# Derivation of $v=u+at$ [closed]

I read the derivation of $v=u+at$ using integration. The steps are as follows -

$$\frac{dv}{dt}=a dt$$ $$dv=adt$$ $$\int dv=\int a dt$$ $$\int dv=a\int dt$$ $$v=at+c$$ My questions are as follows -

1. On integrating $dt$ on the RHS we get a $+c$ (constant of integration) but why is there no $+c$ on the LHS while integrating $dv$?

2.Can we take out something of the integration symbol as $a$ is taken out is the second last step?

3.Why in the the last step it is $at+c$ and not $at+ac$?

1) On integrating dt on the RHS we get a +c(constant of integration) but why is there no +c on the LHS while integrating dv?

$$dv = adt$$

and integrate both sides then we can indeed have a constant of integration on both sides:

$$v + C_1 = at + C_2$$

but we can just subtract $C_1$ from both sides to get:

$$v = at + (C_2 - C_1) = at + C$$

where $C = C_2 - C_1$. So we only need to write a constant of integration on one side.

2) Can we take out something of the integration symbol as a is taken out is the second last step?

I assume you mean "Why can we take etc". The answer is that $a$ is a constant and doesn't depend on $t$ or $x$. If we are integrating a product of two terms, like $a \times t$, then we have to do it using integration by parts. If you look at the equation at the top of the Wikipedia article you'll see that:

$$\int at = a\int t - \int t \frac{da}{dt}$$

But since $a$ is a constant $da/dt = 0$ and the second term on the right hand side is zero. That means the equation simplifies to;

$$\int at = a\int t$$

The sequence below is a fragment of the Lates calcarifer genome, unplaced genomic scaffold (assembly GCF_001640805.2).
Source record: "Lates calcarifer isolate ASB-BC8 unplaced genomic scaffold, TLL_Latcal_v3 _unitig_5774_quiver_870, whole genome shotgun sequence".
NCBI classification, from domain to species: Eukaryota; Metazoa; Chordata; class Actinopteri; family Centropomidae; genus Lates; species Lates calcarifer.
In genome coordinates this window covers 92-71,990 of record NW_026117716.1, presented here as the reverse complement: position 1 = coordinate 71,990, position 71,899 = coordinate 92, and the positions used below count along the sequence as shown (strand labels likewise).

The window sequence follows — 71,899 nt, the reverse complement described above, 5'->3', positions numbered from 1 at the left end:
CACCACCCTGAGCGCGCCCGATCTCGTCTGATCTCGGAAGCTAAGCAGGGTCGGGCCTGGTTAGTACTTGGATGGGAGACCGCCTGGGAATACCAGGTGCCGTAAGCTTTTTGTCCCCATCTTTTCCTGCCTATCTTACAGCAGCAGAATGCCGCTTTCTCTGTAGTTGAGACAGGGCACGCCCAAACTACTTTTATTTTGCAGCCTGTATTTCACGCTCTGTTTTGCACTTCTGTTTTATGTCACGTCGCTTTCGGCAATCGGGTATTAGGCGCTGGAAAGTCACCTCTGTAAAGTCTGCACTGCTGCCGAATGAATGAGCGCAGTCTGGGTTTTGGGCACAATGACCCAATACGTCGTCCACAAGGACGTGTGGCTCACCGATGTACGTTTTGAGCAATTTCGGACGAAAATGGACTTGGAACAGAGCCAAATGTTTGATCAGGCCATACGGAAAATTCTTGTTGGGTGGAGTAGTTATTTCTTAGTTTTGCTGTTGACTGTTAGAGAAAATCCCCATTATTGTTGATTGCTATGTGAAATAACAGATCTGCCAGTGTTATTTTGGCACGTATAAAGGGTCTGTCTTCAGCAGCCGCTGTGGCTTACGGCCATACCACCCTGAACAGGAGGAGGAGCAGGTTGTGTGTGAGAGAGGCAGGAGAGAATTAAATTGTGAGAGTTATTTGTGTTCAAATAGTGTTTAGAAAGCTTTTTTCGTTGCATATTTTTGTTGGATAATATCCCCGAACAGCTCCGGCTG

In everyday life we wouldn't bother going through the integration by parts. We just know from experience that you can take constants outside the integral. NB if the acceleation is not constant, i.e. it's a function of time $a(t)$, then $da/dt \ne 0$ we cannot take it outside the integral and that tends to make the integration harder to do.

3) Why in the the last step it is at+c and not at+ac?

$$v = at + Ct$$

Differentiating should give us back what we started with, but differentiating the above equation gives:

$$\frac{dv}{dt} = a + C$$

which is wrong. On the other hand differentiating $v = at + C$ does give us back $dv/dt = a$.

In the first step ( $\int dv=a\int dt$), we get $v+c_1=a(t+c_2)$. and therefore $v=at+(ac_2-c_1)$. The term $ac_2-c_1$ is constant (because $a$ ,here, is constant). Instead of tediously writing the integration constants for every step, we can write one at the ending, since the last constant ($c$, in this case) absorbs all the other constants which have turned up.

Also, you can take things out of an integral as long as they are constant.